How does equity work ?

Asked by Whatdidido, Cuyahoga County, OH Sat Jun 16, 2012

I am in the process of buying a home. The bank is having difficulty communicating with the wholesale place that has the FHA 203k part of the loan which is American Financial Resource. It will be 45 days since signing the loan papers this Wednesday. There are NO problems with the contractor or his creditials, I have a great credit score, very long term job stability, and there is just NO reason for this to happen. I don't want the owners to become frustrated as they are moving as well and this is holding them up, the house was appraised for a lot more (paid appraisor), does that mean that there is equity built up in the house that I could use o do the remodeling instead and drop the outside company for the 203k part to end this nightmare or just move in the house "as is". It's just updating that I am doing. Thanks

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Tari Torch S…, Agent, Woodmere, OH
Sat Jun 16, 2012
That would be one way. FHA 203K loans take awhile and the dot every "i" and cross every "t" and send people out to the house a million times! If you can afford to do that, and you can show that you have an appraisal for higher, and you are actually buying the house with already-built-in equity, you should be able to do what you are suggesting. What needs repaired? If you do a standard FHA loan, they will require that all major mechanicals, etc., are in working order, etc. (they protect themselves and buyers) If you have enough equity to cover what the costs are that you are adding into your 203K, then yes. Ask a lender (or your lender). If you would like the name(s) of some lenders who can handle these things, let me know. You can use a Home Equity Line of Credit if you have equity of any value.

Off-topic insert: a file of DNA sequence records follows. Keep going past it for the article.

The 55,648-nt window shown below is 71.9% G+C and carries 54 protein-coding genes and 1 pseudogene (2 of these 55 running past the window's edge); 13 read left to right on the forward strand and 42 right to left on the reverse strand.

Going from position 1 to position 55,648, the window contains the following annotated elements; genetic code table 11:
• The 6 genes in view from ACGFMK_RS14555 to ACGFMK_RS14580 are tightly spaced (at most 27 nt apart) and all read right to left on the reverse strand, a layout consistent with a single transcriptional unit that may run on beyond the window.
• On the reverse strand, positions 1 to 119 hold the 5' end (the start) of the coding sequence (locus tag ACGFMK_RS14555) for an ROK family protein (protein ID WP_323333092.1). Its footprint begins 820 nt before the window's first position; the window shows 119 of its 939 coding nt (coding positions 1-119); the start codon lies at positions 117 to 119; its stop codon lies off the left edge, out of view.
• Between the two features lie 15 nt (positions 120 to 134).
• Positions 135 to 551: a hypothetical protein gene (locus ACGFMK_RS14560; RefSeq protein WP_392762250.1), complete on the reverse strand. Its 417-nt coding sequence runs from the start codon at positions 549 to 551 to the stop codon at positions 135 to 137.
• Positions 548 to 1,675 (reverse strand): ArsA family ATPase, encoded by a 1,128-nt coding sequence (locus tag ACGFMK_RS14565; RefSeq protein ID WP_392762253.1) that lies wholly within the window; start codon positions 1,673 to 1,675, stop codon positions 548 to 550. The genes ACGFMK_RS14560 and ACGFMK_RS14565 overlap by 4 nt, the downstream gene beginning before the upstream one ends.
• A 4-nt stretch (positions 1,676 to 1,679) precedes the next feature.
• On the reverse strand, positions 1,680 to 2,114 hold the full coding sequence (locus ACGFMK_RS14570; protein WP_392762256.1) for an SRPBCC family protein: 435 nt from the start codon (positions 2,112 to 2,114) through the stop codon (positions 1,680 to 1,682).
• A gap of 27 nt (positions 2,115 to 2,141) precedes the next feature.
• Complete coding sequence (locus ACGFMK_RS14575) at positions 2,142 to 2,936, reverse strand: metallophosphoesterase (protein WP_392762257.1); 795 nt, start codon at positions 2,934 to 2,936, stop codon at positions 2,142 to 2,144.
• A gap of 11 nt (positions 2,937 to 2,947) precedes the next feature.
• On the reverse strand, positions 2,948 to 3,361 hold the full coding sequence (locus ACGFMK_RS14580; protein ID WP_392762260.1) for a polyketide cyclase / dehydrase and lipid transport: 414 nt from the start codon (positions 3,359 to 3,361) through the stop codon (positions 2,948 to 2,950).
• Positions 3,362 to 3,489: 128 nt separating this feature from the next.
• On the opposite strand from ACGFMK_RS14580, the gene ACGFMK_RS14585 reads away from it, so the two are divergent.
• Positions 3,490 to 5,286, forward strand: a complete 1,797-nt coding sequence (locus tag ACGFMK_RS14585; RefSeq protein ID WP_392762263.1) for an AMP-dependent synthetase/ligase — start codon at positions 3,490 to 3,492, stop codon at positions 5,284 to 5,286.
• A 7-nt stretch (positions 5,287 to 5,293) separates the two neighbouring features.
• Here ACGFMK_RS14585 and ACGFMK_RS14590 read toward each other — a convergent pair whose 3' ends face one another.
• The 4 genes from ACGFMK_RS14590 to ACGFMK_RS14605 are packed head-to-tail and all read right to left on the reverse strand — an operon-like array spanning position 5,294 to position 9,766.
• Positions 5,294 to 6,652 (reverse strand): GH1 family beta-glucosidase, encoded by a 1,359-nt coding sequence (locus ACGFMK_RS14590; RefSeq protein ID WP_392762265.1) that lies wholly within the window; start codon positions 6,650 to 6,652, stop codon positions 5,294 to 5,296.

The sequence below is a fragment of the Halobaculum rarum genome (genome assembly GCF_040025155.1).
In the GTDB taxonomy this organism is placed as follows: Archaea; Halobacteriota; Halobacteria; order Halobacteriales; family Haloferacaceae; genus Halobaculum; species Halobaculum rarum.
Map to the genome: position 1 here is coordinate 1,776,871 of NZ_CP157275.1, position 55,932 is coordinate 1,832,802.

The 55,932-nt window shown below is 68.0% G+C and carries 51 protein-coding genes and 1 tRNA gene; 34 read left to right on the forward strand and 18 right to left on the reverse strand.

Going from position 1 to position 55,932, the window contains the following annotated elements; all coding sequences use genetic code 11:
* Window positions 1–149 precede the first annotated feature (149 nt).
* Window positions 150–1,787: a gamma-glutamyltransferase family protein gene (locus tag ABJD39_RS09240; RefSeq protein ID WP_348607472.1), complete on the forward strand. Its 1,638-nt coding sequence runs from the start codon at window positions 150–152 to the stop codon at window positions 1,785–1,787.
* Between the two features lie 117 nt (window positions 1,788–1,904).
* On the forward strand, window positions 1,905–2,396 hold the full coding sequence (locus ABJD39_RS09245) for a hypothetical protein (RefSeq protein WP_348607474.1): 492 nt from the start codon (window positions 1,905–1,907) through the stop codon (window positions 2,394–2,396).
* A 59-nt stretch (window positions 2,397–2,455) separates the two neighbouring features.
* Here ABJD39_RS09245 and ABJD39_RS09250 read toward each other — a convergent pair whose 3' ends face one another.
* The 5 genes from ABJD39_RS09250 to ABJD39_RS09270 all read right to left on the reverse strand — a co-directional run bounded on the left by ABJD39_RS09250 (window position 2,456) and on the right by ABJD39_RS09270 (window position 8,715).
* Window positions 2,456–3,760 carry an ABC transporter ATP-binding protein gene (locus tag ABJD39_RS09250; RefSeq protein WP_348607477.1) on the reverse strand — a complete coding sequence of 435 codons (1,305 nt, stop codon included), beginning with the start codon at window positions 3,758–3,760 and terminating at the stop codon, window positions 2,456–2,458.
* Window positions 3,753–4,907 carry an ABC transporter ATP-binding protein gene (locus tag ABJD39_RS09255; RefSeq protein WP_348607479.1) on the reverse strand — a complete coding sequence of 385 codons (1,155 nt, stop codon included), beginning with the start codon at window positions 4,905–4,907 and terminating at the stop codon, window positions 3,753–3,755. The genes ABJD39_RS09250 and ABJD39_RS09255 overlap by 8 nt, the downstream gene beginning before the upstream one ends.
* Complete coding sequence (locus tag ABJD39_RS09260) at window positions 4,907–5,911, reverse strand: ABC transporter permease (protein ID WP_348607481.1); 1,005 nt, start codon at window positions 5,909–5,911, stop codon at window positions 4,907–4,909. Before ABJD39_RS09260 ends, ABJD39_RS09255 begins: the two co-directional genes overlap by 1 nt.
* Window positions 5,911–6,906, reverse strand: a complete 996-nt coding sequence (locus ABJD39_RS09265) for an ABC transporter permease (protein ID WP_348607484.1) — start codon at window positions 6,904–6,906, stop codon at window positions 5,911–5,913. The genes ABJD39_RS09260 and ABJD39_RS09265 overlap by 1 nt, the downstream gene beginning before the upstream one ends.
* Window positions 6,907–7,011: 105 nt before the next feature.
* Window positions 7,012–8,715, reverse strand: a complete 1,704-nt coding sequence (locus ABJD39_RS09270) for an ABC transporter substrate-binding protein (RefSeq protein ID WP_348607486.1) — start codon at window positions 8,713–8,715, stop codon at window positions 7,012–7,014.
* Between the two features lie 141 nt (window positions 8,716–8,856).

Tari Sweeney
RE/MAX Traditions

216-319-4493
tarits@adelphia.net
http://www.tarisellsrealestate.com
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Dan Tabit, Agent, Issaquah, WA
Sat Jun 16, 2012
Whatdidido,
In most cases with a 203K, the appraisal will be done on the finished value of the home. In other words, if you are buying for $200,000 and putting $35,000 worth of work into the house the finished value needs to be at least $235,000 for a lender to consider it. Truthfully, in this example, I would hope the finished value would be much more to make it worth your while to oversee the work.
203K loans require that all the work get done (or run through) a licensed contractors books. I've heard of people with construction experience who assist the contractor and save some of the money, but it still needs to go through them.
Even if in my example above, the home appraised at $300,000 finished with only $35,000 in improvements, the bank will lend in relation to the lesser of the purchase price or appraised value. You will still need down payment and not get any cash back.
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